• 92% of study patients agreed JOBST Confidence keeps the skin dry (an advanced moisture management system with double layer construction for optimal wearing comfort)
  • 84% of patients evaluated the comfort of JOBST Confidence as good/very good
  • 7 out of 10 of the study patients would recommend JOBST Confidence

Finding the right garment for patients is critical to the patient’s success.  The Lymphedema Treatment Act will now give Medicare patients coverage that was not previously available to them.  Every patient who needs compression should be able to get compression garments that are comfortable, containing, and fit their lifestyle.

To read the entire study please visit JCI from Essity – JOBST product & educational literature (

Bandage-Free Venous Leg Ulcer Treatment

Sundaram Ravikumar MD, MBBS, FRCS(C)

Vascular Surgeon
Westchester Vascular

Venous leg ulcers (VLUs) are the most common type of chronic wound, accounting for nearly 70% of lower extremity wounds. The prevalence of VLU is estimated to be about 4% of the population.  Compression is the mainstay of therapy and aimed at edema reduction and improving hemodynamics to reduce venous hypertension, which improves wound healing and decreases recurrences.  

Traditional inelastic multi-layer bandages have numerous limitations.  They require appropriate training and placement is time-consuming.  They require frequent changes for wounds with heavy exudate.  For patients, it limits bathing, shoe choice, and leads to malodor.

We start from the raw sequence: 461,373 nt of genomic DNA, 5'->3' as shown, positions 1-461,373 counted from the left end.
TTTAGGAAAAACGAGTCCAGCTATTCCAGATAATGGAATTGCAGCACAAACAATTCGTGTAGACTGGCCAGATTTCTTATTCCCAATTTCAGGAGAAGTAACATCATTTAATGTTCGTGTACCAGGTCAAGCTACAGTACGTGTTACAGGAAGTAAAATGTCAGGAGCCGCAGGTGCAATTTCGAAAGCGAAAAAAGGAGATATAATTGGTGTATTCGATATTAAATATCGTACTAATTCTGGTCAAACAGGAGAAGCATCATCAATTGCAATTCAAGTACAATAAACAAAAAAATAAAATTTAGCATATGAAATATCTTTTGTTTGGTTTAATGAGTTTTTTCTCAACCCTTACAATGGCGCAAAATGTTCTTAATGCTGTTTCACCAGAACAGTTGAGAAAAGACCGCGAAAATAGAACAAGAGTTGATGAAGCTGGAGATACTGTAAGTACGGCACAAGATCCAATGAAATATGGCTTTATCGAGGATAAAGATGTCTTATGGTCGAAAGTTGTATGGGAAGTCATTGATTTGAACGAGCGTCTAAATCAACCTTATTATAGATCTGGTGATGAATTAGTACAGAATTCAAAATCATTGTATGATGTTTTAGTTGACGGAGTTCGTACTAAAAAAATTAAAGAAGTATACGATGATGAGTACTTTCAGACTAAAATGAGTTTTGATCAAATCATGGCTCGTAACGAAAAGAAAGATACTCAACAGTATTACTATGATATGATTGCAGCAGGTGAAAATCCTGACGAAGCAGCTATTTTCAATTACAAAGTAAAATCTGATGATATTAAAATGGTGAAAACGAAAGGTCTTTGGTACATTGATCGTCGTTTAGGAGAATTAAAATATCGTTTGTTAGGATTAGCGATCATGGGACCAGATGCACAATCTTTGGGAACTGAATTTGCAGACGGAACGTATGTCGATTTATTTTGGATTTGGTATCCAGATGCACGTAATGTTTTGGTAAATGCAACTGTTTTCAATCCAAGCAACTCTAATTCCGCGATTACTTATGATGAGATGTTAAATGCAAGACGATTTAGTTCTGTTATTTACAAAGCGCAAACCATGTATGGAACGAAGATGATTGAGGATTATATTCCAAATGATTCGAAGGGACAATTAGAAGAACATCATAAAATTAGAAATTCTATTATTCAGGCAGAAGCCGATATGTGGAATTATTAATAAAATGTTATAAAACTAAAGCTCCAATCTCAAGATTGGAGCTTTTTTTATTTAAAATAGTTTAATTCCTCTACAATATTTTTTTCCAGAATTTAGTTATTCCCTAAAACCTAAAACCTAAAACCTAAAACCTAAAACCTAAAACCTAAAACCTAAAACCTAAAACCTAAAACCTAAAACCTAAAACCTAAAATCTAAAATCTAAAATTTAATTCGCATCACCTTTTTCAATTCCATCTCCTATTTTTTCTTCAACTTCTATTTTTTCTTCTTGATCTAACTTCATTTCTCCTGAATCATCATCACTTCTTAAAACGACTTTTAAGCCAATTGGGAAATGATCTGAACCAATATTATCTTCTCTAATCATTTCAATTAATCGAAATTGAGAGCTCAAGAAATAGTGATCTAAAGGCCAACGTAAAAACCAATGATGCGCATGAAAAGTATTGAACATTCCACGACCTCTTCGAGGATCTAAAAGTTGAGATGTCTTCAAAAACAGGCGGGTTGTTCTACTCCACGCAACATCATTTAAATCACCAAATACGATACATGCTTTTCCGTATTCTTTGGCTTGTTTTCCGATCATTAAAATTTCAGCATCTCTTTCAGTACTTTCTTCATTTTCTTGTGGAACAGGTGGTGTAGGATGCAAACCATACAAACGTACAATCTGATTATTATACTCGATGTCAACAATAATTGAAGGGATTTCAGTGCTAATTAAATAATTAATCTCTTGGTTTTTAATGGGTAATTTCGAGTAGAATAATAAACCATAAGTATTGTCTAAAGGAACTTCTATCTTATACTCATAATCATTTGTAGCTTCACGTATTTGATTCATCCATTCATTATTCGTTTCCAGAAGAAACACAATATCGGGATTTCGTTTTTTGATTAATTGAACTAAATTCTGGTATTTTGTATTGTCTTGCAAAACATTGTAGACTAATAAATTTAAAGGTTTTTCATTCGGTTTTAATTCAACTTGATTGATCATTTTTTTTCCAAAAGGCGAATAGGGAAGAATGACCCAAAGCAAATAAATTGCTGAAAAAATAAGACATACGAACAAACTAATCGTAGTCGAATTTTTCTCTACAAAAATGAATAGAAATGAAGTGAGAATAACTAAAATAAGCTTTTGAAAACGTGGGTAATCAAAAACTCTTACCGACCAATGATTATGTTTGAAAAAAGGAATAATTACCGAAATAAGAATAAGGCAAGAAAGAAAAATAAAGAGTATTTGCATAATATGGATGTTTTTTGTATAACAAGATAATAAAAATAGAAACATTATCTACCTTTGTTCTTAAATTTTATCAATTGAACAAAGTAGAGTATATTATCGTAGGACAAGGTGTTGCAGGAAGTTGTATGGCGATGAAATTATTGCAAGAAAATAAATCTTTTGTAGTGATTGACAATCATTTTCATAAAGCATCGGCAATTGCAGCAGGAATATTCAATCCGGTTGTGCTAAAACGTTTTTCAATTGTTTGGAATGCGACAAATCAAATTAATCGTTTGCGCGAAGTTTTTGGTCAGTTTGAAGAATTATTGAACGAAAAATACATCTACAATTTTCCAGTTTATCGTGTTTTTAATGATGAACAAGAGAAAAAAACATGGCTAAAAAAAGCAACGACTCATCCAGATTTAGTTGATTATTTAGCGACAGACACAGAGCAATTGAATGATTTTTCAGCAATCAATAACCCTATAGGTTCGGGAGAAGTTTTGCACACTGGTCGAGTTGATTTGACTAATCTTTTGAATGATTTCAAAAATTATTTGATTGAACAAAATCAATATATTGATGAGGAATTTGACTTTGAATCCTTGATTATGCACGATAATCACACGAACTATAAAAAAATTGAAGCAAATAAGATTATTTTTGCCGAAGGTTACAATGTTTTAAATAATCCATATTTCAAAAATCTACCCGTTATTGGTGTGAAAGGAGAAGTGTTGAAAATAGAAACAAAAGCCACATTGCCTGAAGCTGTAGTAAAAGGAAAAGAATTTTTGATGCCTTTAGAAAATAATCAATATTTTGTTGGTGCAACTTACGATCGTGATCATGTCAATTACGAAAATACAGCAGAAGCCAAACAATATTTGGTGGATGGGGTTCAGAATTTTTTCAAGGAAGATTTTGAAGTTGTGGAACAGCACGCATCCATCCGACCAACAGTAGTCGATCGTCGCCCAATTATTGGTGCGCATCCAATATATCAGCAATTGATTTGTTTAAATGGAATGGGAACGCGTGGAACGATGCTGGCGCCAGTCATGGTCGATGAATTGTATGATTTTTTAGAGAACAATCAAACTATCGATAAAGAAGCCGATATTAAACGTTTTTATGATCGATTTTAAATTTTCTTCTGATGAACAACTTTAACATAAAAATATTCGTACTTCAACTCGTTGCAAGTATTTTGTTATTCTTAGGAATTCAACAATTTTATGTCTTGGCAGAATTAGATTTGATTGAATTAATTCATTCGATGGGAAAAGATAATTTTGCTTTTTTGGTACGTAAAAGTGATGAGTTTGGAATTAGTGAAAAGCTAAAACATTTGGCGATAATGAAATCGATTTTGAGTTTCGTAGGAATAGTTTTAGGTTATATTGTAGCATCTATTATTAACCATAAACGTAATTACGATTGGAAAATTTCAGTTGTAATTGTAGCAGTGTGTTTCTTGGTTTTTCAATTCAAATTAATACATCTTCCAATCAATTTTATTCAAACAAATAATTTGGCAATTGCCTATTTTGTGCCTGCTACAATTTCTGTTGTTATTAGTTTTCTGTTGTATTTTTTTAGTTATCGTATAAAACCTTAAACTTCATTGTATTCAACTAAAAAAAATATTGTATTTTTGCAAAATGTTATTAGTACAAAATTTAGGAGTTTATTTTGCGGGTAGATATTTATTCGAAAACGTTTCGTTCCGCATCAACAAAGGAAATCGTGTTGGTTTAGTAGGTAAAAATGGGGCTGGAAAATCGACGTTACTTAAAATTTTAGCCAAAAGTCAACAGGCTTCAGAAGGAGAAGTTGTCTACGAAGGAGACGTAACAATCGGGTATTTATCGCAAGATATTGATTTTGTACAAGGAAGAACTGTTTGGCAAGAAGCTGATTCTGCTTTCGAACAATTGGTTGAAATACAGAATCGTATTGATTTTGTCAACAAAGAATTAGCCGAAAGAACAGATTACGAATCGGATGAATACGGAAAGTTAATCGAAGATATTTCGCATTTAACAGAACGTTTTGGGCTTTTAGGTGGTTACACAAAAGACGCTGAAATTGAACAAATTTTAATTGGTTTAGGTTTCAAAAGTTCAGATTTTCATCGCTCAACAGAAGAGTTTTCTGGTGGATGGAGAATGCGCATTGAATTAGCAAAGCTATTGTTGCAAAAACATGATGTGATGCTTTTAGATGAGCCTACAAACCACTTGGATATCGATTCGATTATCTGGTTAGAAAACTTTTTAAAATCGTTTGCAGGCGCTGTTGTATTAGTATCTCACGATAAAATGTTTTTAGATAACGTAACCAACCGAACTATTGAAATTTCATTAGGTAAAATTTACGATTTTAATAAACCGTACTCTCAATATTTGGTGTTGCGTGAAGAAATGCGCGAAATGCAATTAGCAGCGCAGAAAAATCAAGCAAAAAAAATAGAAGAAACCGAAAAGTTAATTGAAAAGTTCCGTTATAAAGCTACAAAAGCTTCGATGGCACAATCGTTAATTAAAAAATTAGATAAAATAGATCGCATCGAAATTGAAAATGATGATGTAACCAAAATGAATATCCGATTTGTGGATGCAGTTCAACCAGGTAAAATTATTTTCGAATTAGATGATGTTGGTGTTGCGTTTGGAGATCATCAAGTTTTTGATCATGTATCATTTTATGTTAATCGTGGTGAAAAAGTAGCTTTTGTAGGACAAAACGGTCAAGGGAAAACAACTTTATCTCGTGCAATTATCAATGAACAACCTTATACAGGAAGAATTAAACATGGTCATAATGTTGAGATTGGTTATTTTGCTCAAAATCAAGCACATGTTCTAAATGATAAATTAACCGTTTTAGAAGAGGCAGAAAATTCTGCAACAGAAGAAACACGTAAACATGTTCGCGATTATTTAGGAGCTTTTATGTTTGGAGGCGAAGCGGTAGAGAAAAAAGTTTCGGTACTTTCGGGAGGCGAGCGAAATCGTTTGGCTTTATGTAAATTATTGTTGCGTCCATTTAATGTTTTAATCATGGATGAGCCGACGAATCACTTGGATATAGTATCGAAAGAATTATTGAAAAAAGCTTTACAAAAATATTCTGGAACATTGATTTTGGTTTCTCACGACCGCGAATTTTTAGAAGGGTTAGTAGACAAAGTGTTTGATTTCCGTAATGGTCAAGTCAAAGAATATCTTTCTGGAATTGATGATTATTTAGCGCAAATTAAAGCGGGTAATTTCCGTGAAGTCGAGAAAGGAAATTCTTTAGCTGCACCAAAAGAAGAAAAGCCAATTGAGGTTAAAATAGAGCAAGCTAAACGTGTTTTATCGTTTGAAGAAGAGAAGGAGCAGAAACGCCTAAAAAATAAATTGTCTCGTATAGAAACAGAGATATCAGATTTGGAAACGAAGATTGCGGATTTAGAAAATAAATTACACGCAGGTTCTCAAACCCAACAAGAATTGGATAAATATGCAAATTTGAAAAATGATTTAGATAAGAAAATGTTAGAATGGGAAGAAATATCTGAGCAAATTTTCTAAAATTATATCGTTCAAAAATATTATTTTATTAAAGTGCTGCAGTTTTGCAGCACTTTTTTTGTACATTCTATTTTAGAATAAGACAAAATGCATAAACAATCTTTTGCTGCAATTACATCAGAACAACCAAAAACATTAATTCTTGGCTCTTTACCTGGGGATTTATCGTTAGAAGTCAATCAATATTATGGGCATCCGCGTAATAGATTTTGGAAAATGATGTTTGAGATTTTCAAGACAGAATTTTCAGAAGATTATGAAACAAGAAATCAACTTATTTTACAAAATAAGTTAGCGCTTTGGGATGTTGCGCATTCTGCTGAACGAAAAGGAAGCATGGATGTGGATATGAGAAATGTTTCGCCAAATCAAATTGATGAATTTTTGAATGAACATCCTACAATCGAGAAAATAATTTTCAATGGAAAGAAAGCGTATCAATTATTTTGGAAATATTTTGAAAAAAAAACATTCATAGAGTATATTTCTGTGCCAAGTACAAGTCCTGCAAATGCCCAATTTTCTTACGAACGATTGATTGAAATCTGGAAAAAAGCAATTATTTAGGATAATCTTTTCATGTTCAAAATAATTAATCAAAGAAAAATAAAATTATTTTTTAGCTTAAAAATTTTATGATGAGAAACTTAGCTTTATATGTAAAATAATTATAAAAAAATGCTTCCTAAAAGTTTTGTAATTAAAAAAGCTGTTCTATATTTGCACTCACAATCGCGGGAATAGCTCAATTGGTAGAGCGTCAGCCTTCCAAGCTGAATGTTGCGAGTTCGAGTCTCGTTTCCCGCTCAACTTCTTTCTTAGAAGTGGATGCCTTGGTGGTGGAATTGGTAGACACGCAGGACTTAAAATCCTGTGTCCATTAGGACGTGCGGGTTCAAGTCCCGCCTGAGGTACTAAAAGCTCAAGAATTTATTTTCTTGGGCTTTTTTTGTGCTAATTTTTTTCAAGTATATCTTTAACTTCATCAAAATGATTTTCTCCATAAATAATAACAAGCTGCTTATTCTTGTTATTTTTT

Compliance with traditional compression solutions is low, with data estimating that nearly 60-70% of patients are non-compliant, especially with inelastic multi-layer bandages.

Sun Scientific has developed an effective and patient-focused solution, the AeroCare™ System, that incorporates the main therapies of effective VLU management: wound dressing, exudate management, and compression.

The wound dressing is fitted specifically to the patient’s wound to provide targeted coverage.

The exudate management component, ExuCare™, is a pre-shaped, superabsorbent dressing. The gelling effect helps to lock in fluid and keeps the skin dry even in a fully saturated dressing, thereby reducing the risk of skin breakdown.  The reusable attachment tabs on the ExuCare allow wound inspection without having to remove the bandage and redress the wound.

Compression is achieved using the AeroWrap™, an inelastic, air-filled chamber with gradient compression.  The AeroWrap™ is resuable, easy to apply, and has a hand-held pump that allows the patient and clinician to adjust pressures.  It has a safety valve to avoid overinflation.

UnnaCare Wound Dressing



ExuCare dressing for exudate management

AeroWrap compression garment

The AeroCare™ system was applied on 4 patients with 5 with venous leg ulcers.  All patients enrolled had chronic non-healing ulcers of > 1 year duration and had failed standard multi-layer bandage therapy.

Ulcer #


Duration of Ulcer

Size of Ulcer Week 0 (cm)

Size of Ulcer Week 1


Size of Ulcer Week 2


Size of Ulcer Week 3


Size of Ulcer Week (cm)

Size of Ulcer Week 5




> 1 year

9 x 5 (2/16)

9 x 5 (2/21)

6 x 3 (3/1)


2 x 2

2 x 2





> 1 year

10 x 6 x 6






Completely healed



> 1 year

7 x 7






Completely healed



> 1 year

3 x 2 x 1



1 x 1 x 1








> 1 year

3 x 4








Week 0

Week 0

Week 1

Week 2

Week 4

Week 6

Week 7

This small pilot study shows that appropriate wound-healing can be achieved without traditional multi-layer bandaging.